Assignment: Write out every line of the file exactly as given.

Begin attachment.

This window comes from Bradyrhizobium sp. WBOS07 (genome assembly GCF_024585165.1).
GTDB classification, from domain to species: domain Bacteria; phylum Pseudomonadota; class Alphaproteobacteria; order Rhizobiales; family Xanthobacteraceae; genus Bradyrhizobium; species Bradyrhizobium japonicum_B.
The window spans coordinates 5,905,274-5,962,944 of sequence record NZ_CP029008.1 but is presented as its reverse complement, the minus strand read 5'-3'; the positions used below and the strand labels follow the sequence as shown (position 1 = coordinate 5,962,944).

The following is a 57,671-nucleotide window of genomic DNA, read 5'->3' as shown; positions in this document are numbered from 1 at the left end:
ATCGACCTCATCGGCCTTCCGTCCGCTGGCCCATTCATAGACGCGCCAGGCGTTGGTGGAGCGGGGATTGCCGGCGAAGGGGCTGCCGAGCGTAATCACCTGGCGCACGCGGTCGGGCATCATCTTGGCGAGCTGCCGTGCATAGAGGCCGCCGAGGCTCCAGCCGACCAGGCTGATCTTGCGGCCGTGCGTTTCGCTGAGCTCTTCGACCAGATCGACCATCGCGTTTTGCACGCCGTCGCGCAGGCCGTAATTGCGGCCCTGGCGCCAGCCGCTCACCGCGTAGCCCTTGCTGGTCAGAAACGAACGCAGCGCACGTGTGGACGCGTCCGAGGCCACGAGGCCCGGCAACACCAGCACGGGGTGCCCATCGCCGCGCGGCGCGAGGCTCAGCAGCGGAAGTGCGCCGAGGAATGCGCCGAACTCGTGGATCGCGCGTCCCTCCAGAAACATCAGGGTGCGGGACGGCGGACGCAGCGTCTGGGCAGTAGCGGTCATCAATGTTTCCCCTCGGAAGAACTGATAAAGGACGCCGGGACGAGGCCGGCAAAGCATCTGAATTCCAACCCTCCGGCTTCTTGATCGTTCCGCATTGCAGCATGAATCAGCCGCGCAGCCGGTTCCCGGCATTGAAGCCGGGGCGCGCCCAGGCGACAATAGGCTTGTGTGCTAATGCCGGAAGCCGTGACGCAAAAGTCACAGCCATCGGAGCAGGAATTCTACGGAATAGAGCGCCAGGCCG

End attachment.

This window comes from Bradyrhizobium sp. WBOS07 (genome assembly GCF_024585165.1).
GTDB classification, from domain to species: domain Bacteria; phylum Pseudomonadota; class Alphaproteobacteria; order Rhizobiales; family Xanthobacteraceae; genus Bradyrhizobium; species Bradyrhizobium japonicum_B.
The window spans coordinates 5,905,274-5,962,944 of sequence record NZ_CP029008.1 but is presented as its reverse complement, the minus strand read 5'-3'; the positions used below and the strand labels follow the sequence as shown (position 1 = coordinate 5,962,944).

The following is a 57,671-nucleotide window of genomic DNA, read 5'->3' as shown; positions in this document are numbered from 1 at the left end:
ATCGACCTCATCGGCCTTCCGTCCGCTGGCCCATTCATAGACGCGCCAGGCGTTGGTGGAGCGGGGATTGCCGGCGAAGGGGCTGCCGAGCGTAATCACCTGGCGCACGCGGTCGGGCATCATCTTGGCGAGCTGCCGTGCATAGAGGCCGCCGAGGCTCCAGCCGACCAGGCTGATCTTGCGGCCGTGCGTTTCGCTGAGCTCTTCGACCAGATCGACCATCGCGTTTTGCACGCCGTCGCGCAGGCCGTAATTGCGGCCCTGGCGCCAGCCGCTCACCGCGTAGCCCTTGCTGGTCAGAAACGAACGCAGCGCACGTGTGGACGCGTCCGAGGCCACGAGGCCCGGCAACACCAGCACGGGGTGCCCATCGCCGCGCGGCGCGAGGCTCAGCAGCGGAAGTGCGCCGAGGAATGCGCCGAACTCGTGGATCGCGCGTCCCTCCAGAAACATCAGGGTGCGGGACGGCGGACGCAGCGTCTGGGCAGTAGCGGTCATCAATGTTTCCCCTCGGAAGAACTGATAAAGGACGCCGGGACGAGGCCGGCAAAGCATCTGAATTCCAACCCTCCGGCTTCTTGATCGTTCCGCATTGCAGCATGAATCAGCCGCGCAGCCGGTTCCCGGCATTGAAGCCGGGGCGCGCCCAGGCGACAATAGGCTTGTGTGCTAATGCCGGAAGCCGTGACGCAAAAGTCACAGCCATCGGAGCAGGAATTCTACGGAATAGAGCGCCAGGCCG